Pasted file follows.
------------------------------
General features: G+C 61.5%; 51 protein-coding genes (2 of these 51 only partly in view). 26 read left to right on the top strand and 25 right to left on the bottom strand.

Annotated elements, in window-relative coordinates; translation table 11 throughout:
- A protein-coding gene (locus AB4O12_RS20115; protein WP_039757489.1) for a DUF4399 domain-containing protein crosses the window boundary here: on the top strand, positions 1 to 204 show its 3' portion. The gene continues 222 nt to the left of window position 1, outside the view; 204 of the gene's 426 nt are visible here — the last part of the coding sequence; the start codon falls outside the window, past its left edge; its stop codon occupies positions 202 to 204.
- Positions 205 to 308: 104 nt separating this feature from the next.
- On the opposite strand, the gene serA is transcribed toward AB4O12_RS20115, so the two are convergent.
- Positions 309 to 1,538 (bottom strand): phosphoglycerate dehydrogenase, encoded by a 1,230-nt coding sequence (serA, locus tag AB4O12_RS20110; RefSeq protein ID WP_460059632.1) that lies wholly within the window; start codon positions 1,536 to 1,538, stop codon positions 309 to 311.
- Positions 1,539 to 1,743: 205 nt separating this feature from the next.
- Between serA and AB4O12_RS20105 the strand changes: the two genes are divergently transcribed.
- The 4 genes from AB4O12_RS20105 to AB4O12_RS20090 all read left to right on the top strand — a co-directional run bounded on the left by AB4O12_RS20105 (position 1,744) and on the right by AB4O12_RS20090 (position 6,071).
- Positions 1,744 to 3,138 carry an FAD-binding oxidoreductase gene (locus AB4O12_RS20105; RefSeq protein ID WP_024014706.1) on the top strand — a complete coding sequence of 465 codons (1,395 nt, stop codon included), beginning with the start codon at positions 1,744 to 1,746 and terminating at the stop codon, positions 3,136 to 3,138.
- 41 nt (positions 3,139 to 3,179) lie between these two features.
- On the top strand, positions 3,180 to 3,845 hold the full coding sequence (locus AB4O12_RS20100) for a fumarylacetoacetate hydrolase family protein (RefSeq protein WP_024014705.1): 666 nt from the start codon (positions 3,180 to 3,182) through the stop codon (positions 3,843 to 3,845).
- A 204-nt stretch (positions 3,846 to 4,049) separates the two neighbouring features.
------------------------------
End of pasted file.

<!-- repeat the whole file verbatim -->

General features: G+C 61.5%; 51 protein-coding genes (2 of these 51 only partly in view). 26 read left to right on the top strand and 25 right to left on the bottom strand.

Annotated elements, in window-relative coordinates; translation table 11 throughout:
- A protein-coding gene (locus AB4O12_RS20115; protein WP_039757489.1) for a DUF4399 domain-containing protein crosses the window boundary here: on the top strand, positions 1 to 204 show its 3' portion. The gene continues 222 nt to the left of window position 1, outside the view; 204 of the gene's 426 nt are visible here — the last part of the coding sequence; the start codon falls outside the window, past its left edge; its stop codon occupies positions 202 to 204.
- Positions 205 to 308: 104 nt separating this feature from the next.
- On the opposite strand, the gene serA is transcribed toward AB4O12_RS20115, so the two are convergent.
- Positions 309 to 1,538 (bottom strand): phosphoglycerate dehydrogenase, encoded by a 1,230-nt coding sequence (serA, locus tag AB4O12_RS20110; RefSeq protein ID WP_460059632.1) that lies wholly within the window; start codon positions 1,536 to 1,538, stop codon positions 309 to 311.
- Positions 1,539 to 1,743: 205 nt separating this feature from the next.
- Between serA and AB4O12_RS20105 the strand changes: the two genes are divergently transcribed.
- The 4 genes from AB4O12_RS20105 to AB4O12_RS20090 all read left to right on the top strand — a co-directional run bounded on the left by AB4O12_RS20105 (position 1,744) and on the right by AB4O12_RS20090 (position 6,071).
- Positions 1,744 to 3,138 carry an FAD-binding oxidoreductase gene (locus AB4O12_RS20105; RefSeq protein ID WP_024014706.1) on the top strand — a complete coding sequence of 465 codons (1,395 nt, stop codon included), beginning with the start codon at positions 1,744 to 1,746 and terminating at the stop codon, positions 3,136 to 3,138.
- 41 nt (positions 3,139 to 3,179) lie between these two features.
- On the top strand, positions 3,180 to 3,845 hold the full coding sequence (locus AB4O12_RS20100) for a fumarylacetoacetate hydrolase family protein (RefSeq protein WP_024014705.1): 666 nt from the start codon (positions 3,180 to 3,182) through the stop codon (positions 3,843 to 3,845).
- A 204-nt stretch (positions 3,846 to 4,049) separates the two neighbouring features.